Since the official confirmation of its location in 1995, the site of the Original Humboldt telegraph station and its small settlement has been of great interest to historians and archeologists. The site has seen digs over the past number of years by Western Heritage, the Saskatchewan Archeological Society, and now the University of Saskatchewan Archeological Field School.  

On the evening of Thursday, May 23, Dr. Glenn Stuart delivered an informal and informative chat to a packed house in the Humboldt and District Museum. Stuart talked about the Field School’s involvement, saying that his students are relative newcomers to the site, but that it serves as a wonderful training ground and the digs have yielded numerous artifacts and some surprises.  

“There are actually three substantial components to the site,” said Dr. Stuart in his introduction. “There’s the telegraph station. Because of when this site was in use, in 1885 with the Riel Resistance, the military came through there. The third component is there was also Indigenous camp there.” 

Stuart admitted his background in pre-contact Indigenous archeology has him interested in that aspect of the encampment on the Carlton Trail. He explained that the trail was the key avenue of passage for travellers from Winnipeg northwest toward Edmonton, and it was a relatively wide swath of area as opposed to a narrow strip.  

The Humboldt Telegraph station was one of a linear network, about 100 miles apart along the trail, that was a transmission point for information critical to everything from military operations, commercial ventures, and even medical information.  

Stuart dived into the actual mechanics of the dig, saying that there were three key ways to identify target areas. Of course, he said you can start off randomly but then focus on specific areas that yield the highest number of artifacts. You can examine the geophysical properties like slopes to guide you. These days, modern innovations, like ground penetrating radar, search for anomalies that give clues to long hidden treasures.  

“The anomaly found by things like GRP indicates that spot is different from the surrounding area. It doesn’t say anything about what is there.” 

That’s when students from the field school set up one square metre quadrants and begin the painstaking process of gradually removing topsoil, up to 30 centimetres deep, and sifting through the sediment to uncover everything from fishbones, to glass insulator artifacts, to fossils that may have been uncovered and harboured by some of the original site’s residents.  

Every artifact is photographed in situ (in its original place) with a board that identifies the exact location, depth and date of the find. Stuart talked about the importance of those details.  

“It’s the context that is crucial – as to where it is physically in space – and how it relates to other artifacts. So, everything is measured carefully, from the southwest corner. How many centimetres north is it; how many centimetres east is it.”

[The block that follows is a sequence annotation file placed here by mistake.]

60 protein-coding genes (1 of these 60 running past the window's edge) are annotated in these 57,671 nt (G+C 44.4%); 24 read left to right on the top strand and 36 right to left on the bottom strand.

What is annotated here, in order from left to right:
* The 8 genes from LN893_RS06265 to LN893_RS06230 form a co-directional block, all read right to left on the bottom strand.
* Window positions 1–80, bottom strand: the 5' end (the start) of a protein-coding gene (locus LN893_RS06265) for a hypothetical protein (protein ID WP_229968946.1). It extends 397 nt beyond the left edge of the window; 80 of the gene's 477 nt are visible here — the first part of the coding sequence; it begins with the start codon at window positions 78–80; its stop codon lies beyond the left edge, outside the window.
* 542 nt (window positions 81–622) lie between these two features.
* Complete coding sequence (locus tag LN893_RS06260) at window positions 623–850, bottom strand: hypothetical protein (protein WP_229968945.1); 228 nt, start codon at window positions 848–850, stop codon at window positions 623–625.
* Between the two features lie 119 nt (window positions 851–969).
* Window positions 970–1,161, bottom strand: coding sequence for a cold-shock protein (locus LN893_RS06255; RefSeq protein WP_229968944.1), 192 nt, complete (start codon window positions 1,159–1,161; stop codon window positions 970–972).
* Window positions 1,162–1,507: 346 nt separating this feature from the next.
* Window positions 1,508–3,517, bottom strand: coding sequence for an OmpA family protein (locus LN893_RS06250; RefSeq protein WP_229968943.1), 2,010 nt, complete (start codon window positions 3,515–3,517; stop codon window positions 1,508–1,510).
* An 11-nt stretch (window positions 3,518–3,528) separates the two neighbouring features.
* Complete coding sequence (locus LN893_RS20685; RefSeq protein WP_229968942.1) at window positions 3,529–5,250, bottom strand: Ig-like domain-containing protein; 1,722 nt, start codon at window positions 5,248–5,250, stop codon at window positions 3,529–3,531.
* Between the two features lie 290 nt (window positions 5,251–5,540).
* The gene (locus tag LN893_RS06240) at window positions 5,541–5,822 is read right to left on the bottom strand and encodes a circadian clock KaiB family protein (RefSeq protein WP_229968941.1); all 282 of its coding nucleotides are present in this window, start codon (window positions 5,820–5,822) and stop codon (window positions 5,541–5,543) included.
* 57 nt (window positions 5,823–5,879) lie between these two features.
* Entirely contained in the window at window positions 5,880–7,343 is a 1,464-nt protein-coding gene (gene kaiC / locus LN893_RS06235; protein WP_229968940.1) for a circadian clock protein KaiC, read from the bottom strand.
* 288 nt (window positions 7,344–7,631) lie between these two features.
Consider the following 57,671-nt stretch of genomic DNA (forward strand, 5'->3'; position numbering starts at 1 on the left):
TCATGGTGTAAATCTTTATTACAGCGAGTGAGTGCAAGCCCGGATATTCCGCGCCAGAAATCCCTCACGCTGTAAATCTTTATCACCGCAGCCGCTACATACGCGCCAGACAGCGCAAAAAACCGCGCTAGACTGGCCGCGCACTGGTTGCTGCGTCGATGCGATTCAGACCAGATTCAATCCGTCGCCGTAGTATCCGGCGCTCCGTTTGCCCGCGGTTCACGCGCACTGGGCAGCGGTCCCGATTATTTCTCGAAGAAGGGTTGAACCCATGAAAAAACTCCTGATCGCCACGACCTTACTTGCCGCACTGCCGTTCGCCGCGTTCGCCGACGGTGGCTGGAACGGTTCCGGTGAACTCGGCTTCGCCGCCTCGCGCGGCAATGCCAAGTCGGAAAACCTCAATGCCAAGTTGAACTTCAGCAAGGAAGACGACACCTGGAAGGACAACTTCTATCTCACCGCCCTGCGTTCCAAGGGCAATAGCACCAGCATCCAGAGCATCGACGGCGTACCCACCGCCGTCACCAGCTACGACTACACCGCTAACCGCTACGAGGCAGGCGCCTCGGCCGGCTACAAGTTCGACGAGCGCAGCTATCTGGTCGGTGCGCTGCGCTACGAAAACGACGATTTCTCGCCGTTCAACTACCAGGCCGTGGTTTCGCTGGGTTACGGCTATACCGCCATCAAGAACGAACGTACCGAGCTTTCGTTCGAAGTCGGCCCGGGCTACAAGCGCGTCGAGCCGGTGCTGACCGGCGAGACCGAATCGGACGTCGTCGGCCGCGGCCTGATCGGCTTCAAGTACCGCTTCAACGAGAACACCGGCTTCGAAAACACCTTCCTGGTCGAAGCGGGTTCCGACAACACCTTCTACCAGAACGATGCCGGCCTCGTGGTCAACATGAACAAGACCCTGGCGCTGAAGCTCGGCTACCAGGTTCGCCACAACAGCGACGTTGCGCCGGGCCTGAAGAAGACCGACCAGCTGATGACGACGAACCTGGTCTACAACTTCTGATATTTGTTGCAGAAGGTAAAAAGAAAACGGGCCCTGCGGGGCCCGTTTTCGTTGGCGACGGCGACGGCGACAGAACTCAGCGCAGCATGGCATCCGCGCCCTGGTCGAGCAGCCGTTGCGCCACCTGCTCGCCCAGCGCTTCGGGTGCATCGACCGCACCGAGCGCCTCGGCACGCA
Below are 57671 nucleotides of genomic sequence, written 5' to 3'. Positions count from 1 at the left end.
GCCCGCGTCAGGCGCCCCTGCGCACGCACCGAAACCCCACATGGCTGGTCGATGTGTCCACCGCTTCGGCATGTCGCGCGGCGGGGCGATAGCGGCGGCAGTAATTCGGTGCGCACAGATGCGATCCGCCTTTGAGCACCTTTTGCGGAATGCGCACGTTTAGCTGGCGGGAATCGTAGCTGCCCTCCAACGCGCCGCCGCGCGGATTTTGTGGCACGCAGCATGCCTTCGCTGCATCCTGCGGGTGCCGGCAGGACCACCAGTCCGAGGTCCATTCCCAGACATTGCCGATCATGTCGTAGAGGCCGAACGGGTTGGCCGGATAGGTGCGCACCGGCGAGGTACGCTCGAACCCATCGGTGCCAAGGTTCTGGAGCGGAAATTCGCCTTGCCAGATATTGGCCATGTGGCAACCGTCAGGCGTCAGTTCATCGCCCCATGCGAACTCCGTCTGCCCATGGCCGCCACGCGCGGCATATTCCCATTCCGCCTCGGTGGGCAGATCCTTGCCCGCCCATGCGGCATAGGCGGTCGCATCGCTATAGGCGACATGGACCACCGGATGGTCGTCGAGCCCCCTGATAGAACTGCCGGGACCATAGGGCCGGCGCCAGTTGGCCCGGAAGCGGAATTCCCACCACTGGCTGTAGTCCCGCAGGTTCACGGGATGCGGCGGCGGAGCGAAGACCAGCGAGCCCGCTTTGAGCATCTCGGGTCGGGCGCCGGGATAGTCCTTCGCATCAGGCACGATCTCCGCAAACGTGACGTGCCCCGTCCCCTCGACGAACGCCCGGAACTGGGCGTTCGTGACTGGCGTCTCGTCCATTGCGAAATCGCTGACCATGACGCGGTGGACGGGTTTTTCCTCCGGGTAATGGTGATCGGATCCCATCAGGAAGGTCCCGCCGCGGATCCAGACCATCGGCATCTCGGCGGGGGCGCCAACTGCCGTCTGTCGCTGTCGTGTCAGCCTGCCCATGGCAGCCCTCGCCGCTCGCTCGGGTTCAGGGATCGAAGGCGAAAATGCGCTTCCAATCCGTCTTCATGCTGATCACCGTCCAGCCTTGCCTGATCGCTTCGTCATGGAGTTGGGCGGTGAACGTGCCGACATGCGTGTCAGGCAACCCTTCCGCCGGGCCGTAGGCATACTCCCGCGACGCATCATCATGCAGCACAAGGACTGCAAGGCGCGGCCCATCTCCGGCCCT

Creating this spatial map preserves the physical layout of the original find in a detailed perspective so that the artifact can be removed, tagged, and carry with it all the data collected.  

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Stuart talked about the importance of the field school, not only in contributing to the historical bank of knowledge, but to educating students and preparing them to undertake work in the archeological field. In fact, there is a shortage of archeologists, and consulting and engineering firms have been accepting landscaping workers and outdoor interpreters to get their jobs done.  

He also talked about the importance of the Humboldt site to the field school. The site is rich with finds, but the governance allows students and faculty to work at a more relaxed pace than at other more strictly administered sites. That allows more time for instruction, questions, and ultimately provides for a better learning environment.  

The site also provides a wonderful opportunity for community involvement, said Stuart. 

While other sites have proven much more restrictive, Original Humboldt, under the stewardship of its committee and the Cultural Services Department, has been more open to visitors and engagement opportunities. 

“One of the first things that happened was an invitation for me to come and talk here,” said Stuart, whose love of sharing knowledge is obvious through his lecturing enthusiasm. “That aspect of community involvement is really important.” 

Visitors are welcome to attend the site during the dig, which is in operation throughout the week until mid-June, weather permitting. 

Stay tuned for more from the dig site and on an upcoming tour planned by the Cultural Services Department.